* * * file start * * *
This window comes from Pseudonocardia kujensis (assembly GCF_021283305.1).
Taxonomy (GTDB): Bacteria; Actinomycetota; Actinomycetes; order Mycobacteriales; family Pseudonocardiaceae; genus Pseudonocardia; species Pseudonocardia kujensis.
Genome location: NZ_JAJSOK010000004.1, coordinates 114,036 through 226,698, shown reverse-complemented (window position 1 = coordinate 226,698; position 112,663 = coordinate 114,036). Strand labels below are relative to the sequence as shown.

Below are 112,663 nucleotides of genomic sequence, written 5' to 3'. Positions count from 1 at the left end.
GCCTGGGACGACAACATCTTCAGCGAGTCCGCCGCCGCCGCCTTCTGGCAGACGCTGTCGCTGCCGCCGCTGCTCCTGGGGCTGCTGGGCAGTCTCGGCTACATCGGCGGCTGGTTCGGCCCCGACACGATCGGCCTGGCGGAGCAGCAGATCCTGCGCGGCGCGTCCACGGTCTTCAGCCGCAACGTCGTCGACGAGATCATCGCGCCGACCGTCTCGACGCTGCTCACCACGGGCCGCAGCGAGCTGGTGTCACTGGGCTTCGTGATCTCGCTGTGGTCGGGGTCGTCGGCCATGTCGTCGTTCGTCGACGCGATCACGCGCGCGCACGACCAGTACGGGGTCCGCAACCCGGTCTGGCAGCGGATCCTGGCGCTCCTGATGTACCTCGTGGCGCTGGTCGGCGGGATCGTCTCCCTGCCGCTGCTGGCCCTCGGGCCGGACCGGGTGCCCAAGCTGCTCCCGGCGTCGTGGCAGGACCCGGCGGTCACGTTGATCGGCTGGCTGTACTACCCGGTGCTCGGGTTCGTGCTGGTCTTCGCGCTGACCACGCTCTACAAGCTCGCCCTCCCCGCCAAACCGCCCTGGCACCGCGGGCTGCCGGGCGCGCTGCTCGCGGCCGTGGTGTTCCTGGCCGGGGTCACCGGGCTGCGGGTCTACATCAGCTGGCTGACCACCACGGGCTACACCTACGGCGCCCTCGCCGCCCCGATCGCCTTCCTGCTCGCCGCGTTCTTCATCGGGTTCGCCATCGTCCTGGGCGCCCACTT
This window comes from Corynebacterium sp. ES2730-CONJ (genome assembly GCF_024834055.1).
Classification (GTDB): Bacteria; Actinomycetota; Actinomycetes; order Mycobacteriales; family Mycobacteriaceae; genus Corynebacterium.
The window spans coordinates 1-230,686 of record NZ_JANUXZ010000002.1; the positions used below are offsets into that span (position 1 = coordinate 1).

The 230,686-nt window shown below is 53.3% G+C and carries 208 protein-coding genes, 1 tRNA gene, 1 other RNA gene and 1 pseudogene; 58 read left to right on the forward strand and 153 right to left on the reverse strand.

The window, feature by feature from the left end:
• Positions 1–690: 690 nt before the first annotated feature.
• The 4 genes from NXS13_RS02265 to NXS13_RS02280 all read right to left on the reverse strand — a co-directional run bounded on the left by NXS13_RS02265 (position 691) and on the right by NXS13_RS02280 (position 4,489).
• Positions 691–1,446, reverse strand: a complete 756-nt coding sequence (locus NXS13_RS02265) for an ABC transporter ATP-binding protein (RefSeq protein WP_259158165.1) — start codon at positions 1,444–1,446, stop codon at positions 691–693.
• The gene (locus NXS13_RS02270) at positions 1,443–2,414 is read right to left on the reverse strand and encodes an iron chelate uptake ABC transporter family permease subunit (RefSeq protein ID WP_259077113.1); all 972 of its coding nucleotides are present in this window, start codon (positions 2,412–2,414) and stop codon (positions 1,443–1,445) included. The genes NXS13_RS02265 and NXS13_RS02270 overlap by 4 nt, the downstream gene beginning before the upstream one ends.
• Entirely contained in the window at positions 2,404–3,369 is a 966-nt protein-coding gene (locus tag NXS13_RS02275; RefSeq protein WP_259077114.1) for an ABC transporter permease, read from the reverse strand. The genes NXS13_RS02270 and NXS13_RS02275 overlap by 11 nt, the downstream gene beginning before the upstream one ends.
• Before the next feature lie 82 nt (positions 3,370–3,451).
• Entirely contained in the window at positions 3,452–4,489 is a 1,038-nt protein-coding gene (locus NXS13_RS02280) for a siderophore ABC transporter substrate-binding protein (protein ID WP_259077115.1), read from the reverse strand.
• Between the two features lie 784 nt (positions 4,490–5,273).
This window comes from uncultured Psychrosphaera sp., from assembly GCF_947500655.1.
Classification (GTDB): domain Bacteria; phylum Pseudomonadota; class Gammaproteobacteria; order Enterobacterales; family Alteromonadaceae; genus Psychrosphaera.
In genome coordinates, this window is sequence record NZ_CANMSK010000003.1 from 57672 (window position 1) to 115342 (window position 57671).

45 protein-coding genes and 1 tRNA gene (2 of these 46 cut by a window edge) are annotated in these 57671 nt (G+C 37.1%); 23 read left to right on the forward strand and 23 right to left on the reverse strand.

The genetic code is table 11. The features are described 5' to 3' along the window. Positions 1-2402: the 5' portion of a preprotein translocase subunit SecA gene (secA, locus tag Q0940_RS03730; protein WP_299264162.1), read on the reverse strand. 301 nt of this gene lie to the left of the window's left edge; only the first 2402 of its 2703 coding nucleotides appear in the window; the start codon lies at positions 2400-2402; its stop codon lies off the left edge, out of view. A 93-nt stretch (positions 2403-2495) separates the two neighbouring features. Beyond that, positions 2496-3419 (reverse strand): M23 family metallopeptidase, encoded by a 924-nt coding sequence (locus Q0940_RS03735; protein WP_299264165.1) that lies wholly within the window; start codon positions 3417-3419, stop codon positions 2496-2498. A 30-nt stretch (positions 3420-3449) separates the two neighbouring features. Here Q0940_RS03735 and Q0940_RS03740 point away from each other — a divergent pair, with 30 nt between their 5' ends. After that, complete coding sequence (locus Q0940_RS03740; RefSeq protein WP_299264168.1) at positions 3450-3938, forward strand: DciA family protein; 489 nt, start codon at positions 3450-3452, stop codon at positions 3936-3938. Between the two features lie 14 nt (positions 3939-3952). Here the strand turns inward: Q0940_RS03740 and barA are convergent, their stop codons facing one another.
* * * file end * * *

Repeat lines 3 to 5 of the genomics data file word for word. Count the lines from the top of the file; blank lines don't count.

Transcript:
Genome location: NZ_JAJSOK010000004.1, coordinates 114,036 through 226,698, shown reverse-complemented (window position 1 = coordinate 226,698; position 112,663 = coordinate 114,036). Strand labels below are relative to the sequence as shown.

Below are 112,663 nucleotides of genomic sequence, written 5' to 3'. Positions count from 1 at the left end.
GCCTGGGACGACAACATCTTCAGCGAGTCCGCCGCCGCCGCCTTCTGGCAGACGCTGTCGCTGCCGCCGCTGCTCCTGGGGCTGCTGGGCAGTCTCGGCTACATCGGCGGCTGGTTCGGCCCCGACACGATCGGCCTGGCGGAGCAGCAGATCCTGCGCGGCGCGTCCACGGTCTTCAGCCGCAACGTCGTCGACGAGATCATCGCGCCGACCGTCTCGACGCTGCTCACCACGGGCCGCAGCGAGCTGGTGTCACTGGGCTTCGTGATCTCGCTGTGGTCGGGGTCGTCGGCCATGTCGTCGTTCGTCGACGCGATCACGCGCGCGCACGACCAGTACGGGGTCCGCAACCCGGTCTGGCAGCGGATCCTGGCGCTCCTGATGTACCTCGTGGCGCTGGTCGGCGGGATCGTCTCCCTGCCGCTGCTGGCCCTCGGGCCGGACCGGGTGCCCAAGCTGCTCCCGGCGTCGTGGCAGGACCCGGCGGTCACGTTGATCGGCTGGCTGTACTACCCGGTGCTCGGGTTCGTGCTGGTCTTCGCGCTGACCACGCTCTACAAGCTCGCCCTCCCCGCCAAACCGCCCTGGCACCGCGGGCTGCCGGGCGCGCTGCTCGCGGCCGTGGTGTTCCTGGCCGGGGTCACCGGGCTGCGGGTCTACATCAGCTGGCTGACCACCACGGGCTACACCTACGGCGCCCTCGCCGCCCCGATCGCCTTCCTGCTCGCCGCGTTCTTCATCGGGTTCGCCATCGTCCTGGGCGCCCACTT